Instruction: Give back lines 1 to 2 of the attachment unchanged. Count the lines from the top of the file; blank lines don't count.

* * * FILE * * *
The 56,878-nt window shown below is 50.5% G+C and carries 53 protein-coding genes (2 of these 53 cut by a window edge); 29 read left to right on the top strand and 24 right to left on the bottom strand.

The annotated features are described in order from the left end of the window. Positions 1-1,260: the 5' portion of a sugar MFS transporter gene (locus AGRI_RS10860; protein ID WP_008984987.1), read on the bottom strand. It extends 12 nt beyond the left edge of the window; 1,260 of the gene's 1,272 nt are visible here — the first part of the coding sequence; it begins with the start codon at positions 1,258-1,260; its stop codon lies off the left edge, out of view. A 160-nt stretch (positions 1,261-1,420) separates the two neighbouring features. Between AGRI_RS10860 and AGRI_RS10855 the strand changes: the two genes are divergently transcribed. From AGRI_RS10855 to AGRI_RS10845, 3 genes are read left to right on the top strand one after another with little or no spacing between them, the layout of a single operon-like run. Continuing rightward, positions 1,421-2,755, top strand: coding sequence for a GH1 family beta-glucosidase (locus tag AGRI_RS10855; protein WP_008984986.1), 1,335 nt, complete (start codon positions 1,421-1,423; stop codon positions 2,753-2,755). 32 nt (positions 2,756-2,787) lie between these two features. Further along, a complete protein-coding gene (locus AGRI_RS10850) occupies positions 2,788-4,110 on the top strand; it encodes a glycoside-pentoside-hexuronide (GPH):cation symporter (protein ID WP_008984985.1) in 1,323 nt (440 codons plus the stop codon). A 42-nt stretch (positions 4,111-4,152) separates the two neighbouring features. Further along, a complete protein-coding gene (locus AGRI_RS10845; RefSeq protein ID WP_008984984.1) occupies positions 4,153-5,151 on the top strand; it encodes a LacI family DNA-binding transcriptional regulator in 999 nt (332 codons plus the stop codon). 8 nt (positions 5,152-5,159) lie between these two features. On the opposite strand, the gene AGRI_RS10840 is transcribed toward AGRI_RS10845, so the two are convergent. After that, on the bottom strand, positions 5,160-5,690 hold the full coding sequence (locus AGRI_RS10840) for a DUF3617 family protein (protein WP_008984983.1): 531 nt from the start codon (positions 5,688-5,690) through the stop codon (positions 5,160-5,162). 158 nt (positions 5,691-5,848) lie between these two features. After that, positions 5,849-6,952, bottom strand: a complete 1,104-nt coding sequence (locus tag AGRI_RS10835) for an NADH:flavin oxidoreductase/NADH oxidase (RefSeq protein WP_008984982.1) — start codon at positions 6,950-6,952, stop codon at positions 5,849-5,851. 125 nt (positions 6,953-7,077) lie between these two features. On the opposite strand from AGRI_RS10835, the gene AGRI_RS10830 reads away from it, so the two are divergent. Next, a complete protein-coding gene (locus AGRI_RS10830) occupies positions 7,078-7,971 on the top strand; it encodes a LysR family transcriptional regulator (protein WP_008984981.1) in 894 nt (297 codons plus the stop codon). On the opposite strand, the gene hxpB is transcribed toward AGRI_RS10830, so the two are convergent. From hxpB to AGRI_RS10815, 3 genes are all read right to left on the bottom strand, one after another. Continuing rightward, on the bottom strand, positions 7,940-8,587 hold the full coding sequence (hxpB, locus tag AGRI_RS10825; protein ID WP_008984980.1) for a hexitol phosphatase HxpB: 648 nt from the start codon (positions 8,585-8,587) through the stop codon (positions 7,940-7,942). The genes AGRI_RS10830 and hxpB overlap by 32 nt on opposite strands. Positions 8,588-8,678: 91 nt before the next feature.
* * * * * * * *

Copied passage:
The 56,878-nt window shown below is 50.5% G+C and carries 53 protein-coding genes (2 of these 53 cut by a window edge); 29 read left to right on the top strand and 24 right to left on the bottom strand.

The annotated features are described in order from the left end of the window. Positions 1-1,260: the 5' portion of a sugar MFS transporter gene (locus AGRI_RS10860; protein ID WP_008984987.1), read on the bottom strand. It extends 12 nt beyond the left edge of the window; 1,260 of the gene's 1,272 nt are visible here — the first part of the coding sequence; it begins with the start codon at positions 1,258-1,260; its stop codon lies off the left edge, out of view. A 160-nt stretch (positions 1,261-1,420) separates the two neighbouring features. Between AGRI_RS10860 and AGRI_RS10855 the strand changes: the two genes are divergently transcribed. From AGRI_RS10855 to AGRI_RS10845, 3 genes are read left to right on the top strand one after another with little or no spacing between them, the layout of a single operon-like run. Continuing rightward, positions 1,421-2,755, top strand: coding sequence for a GH1 family beta-glucosidase (locus tag AGRI_RS10855; protein WP_008984986.1), 1,335 nt, complete (start codon positions 1,421-1,423; stop codon positions 2,753-2,755). 32 nt (positions 2,756-2,787) lie between these two features. Further along, a complete protein-coding gene (locus AGRI_RS10850) occupies positions 2,788-4,110 on the top strand; it encodes a glycoside-pentoside-hexuronide (GPH):cation symporter (protein ID WP_008984985.1) in 1,323 nt (440 codons plus the stop codon). A 42-nt stretch (positions 4,111-4,152) separates the two neighbouring features. Further along, a complete protein-coding gene (locus AGRI_RS10845; RefSeq protein ID WP_008984984.1) occupies positions 4,153-5,151 on the top strand; it encodes a LacI family DNA-binding transcriptional regulator in 999 nt (332 codons plus the stop codon). 8 nt (positions 5,152-5,159) lie between these two features. On the opposite strand, the gene AGRI_RS10840 is transcribed toward AGRI_RS10845, so the two are convergent. After that, on the bottom strand, positions 5,160-5,690 hold the full coding sequence (locus AGRI_RS10840) for a DUF3617 family protein (protein WP_008984983.1): 531 nt from the start codon (positions 5,688-5,690) through the stop codon (positions 5,160-5,162). 158 nt (positions 5,691-5,848) lie between these two features. After that, positions 5,849-6,952, bottom strand: a complete 1,104-nt coding sequence (locus tag AGRI_RS10835) for an NADH:flavin oxidoreductase/NADH oxidase (RefSeq protein WP_008984982.1) — start codon at positions 6,950-6,952, stop codon at positions 5,849-5,851. 125 nt (positions 6,953-7,077) lie between these two features. On the opposite strand from AGRI_RS10835, the gene AGRI_RS10830 reads away from it, so the two are divergent. Next, a complete protein-coding gene (locus AGRI_RS10830) occupies positions 7,078-7,971 on the top strand; it encodes a LysR family transcriptional regulator (protein WP_008984981.1) in 894 nt (297 codons plus the stop codon). On the opposite strand, the gene hxpB is transcribed toward AGRI_RS10830, so the two are convergent. From hxpB to AGRI_RS10815, 3 genes are all read right to left on the bottom strand, one after another. Continuing rightward, on the bottom strand, positions 7,940-8,587 hold the full coding sequence (hxpB, locus tag AGRI_RS10825; protein ID WP_008984980.1) for a hexitol phosphatase HxpB: 648 nt from the start codon (positions 8,585-8,587) through the stop codon (positions 7,940-7,942). The genes AGRI_RS10830 and hxpB overlap by 32 nt on opposite strands. Positions 8,588-8,678: 91 nt before the next feature.